Professor, Department of Mechanical Engineering
Director, Center for Future Medial Robotics, Korea Advanced Institute of Science and Technology, Daejeon, Korea Founder CEO, EasyEndo Surgical Inc.
21:55-22:40 July 8
Past, now, and future of surgical robots
Dong-Soo Kwon is a Professor in the Department of Mechanical Engineering at the Korea Advanced Institute of Science and Technology (KAIST), Director of the Human-Robot Interaction Research Center, Director of the Center for Future Medical Robotics. He is serving the IEEE Robotics and Automation Society (RAS) as a member of the Administrative Committee (AdCom). In addition, He is the founder CEO of EasyEndo Surgical Inc., Chairman of the board of directors of Korea Institute of Robot and convergence (KIRO), and a member of National Academy of Engineering of Korea (NAEK).
His research deals with Medical Robotics, Haptics, and Human-Robot Interaction. He has contributed to the advancement of several robot venture companies by technology transfer. Recently, he has established a start-up company based on his medical robot research results.
He had worked as the Research Staff in the Telerobotics section at Oak Ridge National Laboratory from 1991 to 1995. He was a Graduate Research Assistant in Flexible Automation Lab. at Georgia Institute of Technology from 1985 to 1991, and the Section Chief, Manager at R&D Group of Kanglim Co., Ltd from 1982 to 1985. He received the Ph.D. in the Department of M.E. at Georgia Institute of Technology in 1991, M.S. in the M.E. at KAIST in 1982, and B.S. in the M.E. at Seoul National University in Korea in 1980.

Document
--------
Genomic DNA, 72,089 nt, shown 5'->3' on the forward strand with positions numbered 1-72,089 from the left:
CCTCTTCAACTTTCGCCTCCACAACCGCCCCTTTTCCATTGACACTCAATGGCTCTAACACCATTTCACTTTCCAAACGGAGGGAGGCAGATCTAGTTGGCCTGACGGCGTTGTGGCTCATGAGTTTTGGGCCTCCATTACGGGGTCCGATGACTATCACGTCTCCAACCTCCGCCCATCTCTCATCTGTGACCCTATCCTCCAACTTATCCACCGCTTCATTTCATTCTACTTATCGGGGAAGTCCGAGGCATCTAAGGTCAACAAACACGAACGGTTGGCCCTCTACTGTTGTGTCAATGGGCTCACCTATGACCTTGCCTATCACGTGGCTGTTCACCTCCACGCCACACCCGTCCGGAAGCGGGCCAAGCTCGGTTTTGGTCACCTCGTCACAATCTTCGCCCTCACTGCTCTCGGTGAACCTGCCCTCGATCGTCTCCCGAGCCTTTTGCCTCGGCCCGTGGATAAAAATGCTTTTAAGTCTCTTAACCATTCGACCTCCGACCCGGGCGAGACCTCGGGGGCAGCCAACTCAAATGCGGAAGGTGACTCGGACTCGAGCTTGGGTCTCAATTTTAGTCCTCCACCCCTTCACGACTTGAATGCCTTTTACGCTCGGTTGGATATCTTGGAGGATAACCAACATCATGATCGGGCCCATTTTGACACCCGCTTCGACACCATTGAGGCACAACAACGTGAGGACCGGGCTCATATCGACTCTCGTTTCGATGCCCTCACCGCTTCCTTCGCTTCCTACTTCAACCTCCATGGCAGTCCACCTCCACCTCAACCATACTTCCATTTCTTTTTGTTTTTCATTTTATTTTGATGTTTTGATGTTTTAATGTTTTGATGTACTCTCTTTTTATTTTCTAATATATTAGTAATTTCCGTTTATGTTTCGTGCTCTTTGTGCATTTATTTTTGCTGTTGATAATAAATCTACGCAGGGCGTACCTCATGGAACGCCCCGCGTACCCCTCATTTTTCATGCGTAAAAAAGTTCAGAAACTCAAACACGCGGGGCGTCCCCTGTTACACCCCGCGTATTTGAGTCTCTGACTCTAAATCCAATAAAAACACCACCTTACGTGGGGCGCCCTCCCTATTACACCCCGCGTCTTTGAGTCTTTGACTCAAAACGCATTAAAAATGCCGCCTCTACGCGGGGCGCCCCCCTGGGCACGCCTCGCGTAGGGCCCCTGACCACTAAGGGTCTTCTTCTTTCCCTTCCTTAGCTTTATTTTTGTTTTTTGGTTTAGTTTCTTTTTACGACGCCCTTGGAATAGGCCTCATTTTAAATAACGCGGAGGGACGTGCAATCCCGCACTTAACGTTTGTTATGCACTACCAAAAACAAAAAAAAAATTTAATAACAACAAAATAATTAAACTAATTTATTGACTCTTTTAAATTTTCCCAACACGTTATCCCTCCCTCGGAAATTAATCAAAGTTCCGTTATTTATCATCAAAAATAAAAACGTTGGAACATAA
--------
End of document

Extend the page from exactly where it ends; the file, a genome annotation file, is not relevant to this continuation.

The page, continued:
This talk will introduce various surgical robots from the past to the near future, and present a trend in surgical robot technology development. As da Vinci surgical robot had been successfully applied to laparoscopic surgeries, many surgical robots in various surgical field have been appeared. One of the striking feature is the modularization of the robot platform for providing easy adoption and utilization for surgeons and hospitals. In addition, surgical robots have been evolving to be capable of providing a surgery with less incision, for example, from multi-port surgery to single-port surgery. Now the surgical robots are gradually transiting from a rigid platform to flexible platform which can provide a no-scar surgery using natural orifice of patient body. Moreover, surgical robots providing precise motion has been emerging. These robotic platforms provides much more sophisticated movements than surgeon’s hand, thus enabling more precise micro-level surgeries. In addition to the above trends, effort to develop next generation surgical robots in our institution will be introduced as well.